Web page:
Kaleiçi is not so much a place to visit as it is a place to experience. Even after dozens of trips into Kaleiçi, it still continues to amaze and reveal new mysteries. “Kaleiçi” literally means “in the fortress,” which is fitting because it’s surrounded by defensive walls that were built during the Hellenistic period. Inside the walls is the Old City of Antalya (in fact until the 1950s, that’s all there was of Antalya!). It’s filled with endless cobblestone streets, numerous ancient buildings and structures, old wooden and stone Ottoman houses, countless shops offering everything from genuine Turkish rugs to art made by the shop owner to kitsch souvenirs, restaurants galore, and a yacht harbor built by the Romans that the Apostle Paul sailed out of. Kaleiçi boasts numerous boutique hotels, many of which are converted Ottoman mansions, and cheaper pansions (which offer plenty of charm themselves) so that you can soak up as much of this magical place possible during your stay in Antalya. Kaleiçi is located in the very middle of the city, so it’s a perfect place to stay if you’re interested in exploring the whole city.
While you could spend weeks in Kaleiçi and still find new things to enjoy, we’ve compiled a must see list for Kaleiçi. Even if you don’t see any of these, the best part of Kaleiçi is the charm of just walking around and enjoying the beauty of it all. Click here for a link of a walking tour of Kaleiçi we’ve created for your use in Google Maps. (Note: when you’re leaving the marina, actually head towards the bottom of Kırk Merdiven. They’re a part of the walking tour, and you can take the stairs up, which Google Maps doesn’t recognize.)
Hadrian’s Gate (Üç Kapılar, or Three Gates, in Turkish, so named because of the three arches) is without a doubt the most beautiful and striking of Antalya’s monuments. It was built in 130 A.D. to commemorate the Emperor Hadrian’s visit to the city. The roof of the gate is decorated with fruits and flowers that grow in the region. The gate was almost entirely covered by earth until the 1950s, something that helped keep it in such a well preserved state. The towers on each side of the gate are quite distinct from each other, having been built about a millennium apart. The Southern tower (on the left when looking on from outside Kaleiçi) was built during the Roman era and is known as the tower of Julia Sancta. The Northern tower (on the right) was built (or, rather, rebuilt) in the 1200s by the Seljuks.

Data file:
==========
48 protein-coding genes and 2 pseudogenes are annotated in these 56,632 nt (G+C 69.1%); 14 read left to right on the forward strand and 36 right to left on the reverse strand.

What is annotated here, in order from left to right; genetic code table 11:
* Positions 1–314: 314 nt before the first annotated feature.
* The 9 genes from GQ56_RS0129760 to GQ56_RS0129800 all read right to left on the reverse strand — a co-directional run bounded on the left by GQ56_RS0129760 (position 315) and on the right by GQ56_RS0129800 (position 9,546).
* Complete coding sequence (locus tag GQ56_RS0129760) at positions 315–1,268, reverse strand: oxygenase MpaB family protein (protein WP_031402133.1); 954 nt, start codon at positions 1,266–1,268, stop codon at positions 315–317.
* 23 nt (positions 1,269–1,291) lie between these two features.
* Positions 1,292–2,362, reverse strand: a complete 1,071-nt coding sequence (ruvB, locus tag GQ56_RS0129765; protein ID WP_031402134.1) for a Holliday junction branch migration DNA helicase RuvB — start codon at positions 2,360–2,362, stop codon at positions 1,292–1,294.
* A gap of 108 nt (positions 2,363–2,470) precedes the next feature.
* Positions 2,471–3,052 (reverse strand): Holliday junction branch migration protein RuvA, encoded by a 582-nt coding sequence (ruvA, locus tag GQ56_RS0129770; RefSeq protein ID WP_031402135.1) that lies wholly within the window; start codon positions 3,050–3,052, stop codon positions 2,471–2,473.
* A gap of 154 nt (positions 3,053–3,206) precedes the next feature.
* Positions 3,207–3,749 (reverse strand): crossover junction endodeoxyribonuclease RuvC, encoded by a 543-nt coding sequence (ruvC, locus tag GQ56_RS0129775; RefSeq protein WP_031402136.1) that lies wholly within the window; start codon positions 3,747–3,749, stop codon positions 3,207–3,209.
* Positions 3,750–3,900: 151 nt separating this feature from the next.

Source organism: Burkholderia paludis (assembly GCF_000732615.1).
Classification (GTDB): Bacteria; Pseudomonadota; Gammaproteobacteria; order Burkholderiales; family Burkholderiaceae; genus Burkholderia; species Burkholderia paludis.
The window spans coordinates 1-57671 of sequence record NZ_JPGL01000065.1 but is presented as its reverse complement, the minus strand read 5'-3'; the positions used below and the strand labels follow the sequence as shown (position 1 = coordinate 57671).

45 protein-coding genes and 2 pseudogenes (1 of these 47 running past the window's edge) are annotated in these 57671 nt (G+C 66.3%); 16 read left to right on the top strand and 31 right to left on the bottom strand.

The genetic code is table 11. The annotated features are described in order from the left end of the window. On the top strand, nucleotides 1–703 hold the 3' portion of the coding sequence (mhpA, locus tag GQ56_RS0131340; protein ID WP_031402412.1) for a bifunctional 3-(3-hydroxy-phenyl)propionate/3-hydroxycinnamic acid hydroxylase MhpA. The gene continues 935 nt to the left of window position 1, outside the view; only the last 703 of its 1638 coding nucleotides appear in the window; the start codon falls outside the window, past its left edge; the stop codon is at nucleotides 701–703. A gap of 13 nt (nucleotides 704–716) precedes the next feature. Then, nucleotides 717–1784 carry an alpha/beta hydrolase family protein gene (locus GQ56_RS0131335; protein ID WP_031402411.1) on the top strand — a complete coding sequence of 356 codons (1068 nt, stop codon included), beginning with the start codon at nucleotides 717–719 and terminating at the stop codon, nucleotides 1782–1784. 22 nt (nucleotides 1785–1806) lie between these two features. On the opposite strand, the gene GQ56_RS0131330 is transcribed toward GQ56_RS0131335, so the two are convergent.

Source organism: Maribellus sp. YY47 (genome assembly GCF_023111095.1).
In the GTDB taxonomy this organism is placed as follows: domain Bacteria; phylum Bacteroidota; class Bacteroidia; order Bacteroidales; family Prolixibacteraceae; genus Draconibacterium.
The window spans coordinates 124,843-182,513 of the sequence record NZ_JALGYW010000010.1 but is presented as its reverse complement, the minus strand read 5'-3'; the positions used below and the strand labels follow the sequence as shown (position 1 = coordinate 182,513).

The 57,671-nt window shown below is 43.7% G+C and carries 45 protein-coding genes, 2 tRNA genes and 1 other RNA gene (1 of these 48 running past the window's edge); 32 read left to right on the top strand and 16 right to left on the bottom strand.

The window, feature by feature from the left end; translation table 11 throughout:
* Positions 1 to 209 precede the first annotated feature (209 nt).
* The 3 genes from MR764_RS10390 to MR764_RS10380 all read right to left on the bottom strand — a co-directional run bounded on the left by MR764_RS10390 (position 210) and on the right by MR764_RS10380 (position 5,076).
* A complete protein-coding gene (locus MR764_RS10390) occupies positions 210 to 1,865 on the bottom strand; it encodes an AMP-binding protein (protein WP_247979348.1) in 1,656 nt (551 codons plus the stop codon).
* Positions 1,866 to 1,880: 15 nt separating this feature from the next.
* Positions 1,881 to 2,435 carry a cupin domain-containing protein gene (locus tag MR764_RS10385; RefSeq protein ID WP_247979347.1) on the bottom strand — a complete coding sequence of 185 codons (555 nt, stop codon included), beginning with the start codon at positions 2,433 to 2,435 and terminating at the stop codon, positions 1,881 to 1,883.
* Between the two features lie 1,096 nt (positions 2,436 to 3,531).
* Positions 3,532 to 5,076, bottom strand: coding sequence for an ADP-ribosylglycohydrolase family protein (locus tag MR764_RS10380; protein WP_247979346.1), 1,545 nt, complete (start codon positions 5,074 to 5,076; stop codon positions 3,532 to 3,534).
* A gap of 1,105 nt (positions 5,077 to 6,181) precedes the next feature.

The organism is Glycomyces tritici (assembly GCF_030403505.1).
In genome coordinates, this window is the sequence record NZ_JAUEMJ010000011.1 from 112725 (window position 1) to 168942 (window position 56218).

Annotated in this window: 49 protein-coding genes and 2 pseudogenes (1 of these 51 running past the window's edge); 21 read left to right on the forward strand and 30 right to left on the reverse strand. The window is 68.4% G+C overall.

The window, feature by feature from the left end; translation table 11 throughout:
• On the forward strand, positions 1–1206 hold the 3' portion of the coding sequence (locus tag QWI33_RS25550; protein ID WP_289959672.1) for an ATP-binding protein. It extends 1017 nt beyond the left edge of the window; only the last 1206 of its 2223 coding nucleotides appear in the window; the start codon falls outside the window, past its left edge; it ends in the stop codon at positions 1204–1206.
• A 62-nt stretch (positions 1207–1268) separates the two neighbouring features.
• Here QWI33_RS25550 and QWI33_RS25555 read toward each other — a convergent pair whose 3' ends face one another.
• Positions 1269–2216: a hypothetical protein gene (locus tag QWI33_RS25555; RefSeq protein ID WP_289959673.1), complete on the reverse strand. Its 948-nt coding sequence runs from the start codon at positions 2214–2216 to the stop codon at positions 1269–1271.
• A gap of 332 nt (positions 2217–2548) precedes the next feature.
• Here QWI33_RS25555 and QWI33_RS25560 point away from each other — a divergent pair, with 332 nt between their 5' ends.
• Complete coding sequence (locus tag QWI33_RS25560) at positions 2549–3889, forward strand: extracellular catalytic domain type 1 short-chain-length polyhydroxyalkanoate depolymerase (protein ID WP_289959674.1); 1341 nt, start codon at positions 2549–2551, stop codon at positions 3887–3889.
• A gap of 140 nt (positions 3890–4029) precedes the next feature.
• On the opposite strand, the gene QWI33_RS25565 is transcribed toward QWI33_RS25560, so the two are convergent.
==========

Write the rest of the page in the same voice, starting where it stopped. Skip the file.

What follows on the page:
One of the most recognizable landmarks in all of Antalya, the clock tower was built in the late 1800s.
The Yivliminare (Fluted Minaret) is an iconic symbol of Antalya and is featured on most touristic materials and the city’s professional soccer team’s logo. It was built in 1230 by the Seljuk Sultan Alaaddin Keykubad I. Its unique fluted design, which includes hundreds of small blue tiles that can only be seen from up close, sets it apart. The inside of the mosque, which is topped by a tiled dome roof, is quite beautiful and can be entered by visitors (women must cover their head). The mosque is the oldest durable example of a multi-domed mosque in Turkey. It is on the UNESCO World Heritage Site Tentative List.
Built in 1250 by the Grand Vizier of the Seljuk Empire, Karatay Madrasah (school or college, often connected to a mosque for theological education, as is the case here) is a great look into life during the Seljuk Empire.
Old City Marina
The Old City Marina was built by the Romans and made Antalya an important port city for centuries. At the end of his first missionary journey, Paul passed through ancient Antalya and sailed out of this harbor to Antioch and reported to the Church all that had happened on his journey. Today the marina is surrounded by restaurants and shops and is an enjoyable way to spend an afternoon soaking in the sun. There are daily boat tours from the harbor year round.
Kırk Merdiven (Forty Stairs)
The Kırk Merdiven were built by the Venetians (who occupied the city) in the 1400s to provide an easier way to ascend out of the harbor. There’s much debate as to how many stairs there actually are – we count a different number every time! Count with your group and see how many stairs everyone counts!
Yet another monument inextricably linked with Antalya. The tower itself is impressive, but its popularity is also tied to the incredible views the area around the tower has. The lower square shaped base of the tower was built in the late 1st Century, likely as a part of the city’s fortifications. The upper circular portion was added in the early 2nd Century. The purpose of the structure is a bit of a mystery, but it has been hypothesized that it was used as lighthouse, a tomb, or even a church.
Food and Drink Recommendations
There’s more restaurants, cafes, and bars than you could ever manage to visit in and around Kaleiçi, so here’s a list of our favorites. For more information, see our Turkish Food page, our World Cuisine page, and our Desserts/Sweets page.
Turkish food: Topcu Kebap, Parlak Restaurant, Mermerli, Rokka Döner
World cuisine: Rokka, Pizza Argentina, Il Vicino Pizzeria, Seraser Fine Dining Restaurant, Vanilla, Pio Gastro Bar and Bistro, Royal Haveli Indian and Pakistani Restaurant
Desserts/Sweets: Justacandy Sweet Factory, Bella Gelateria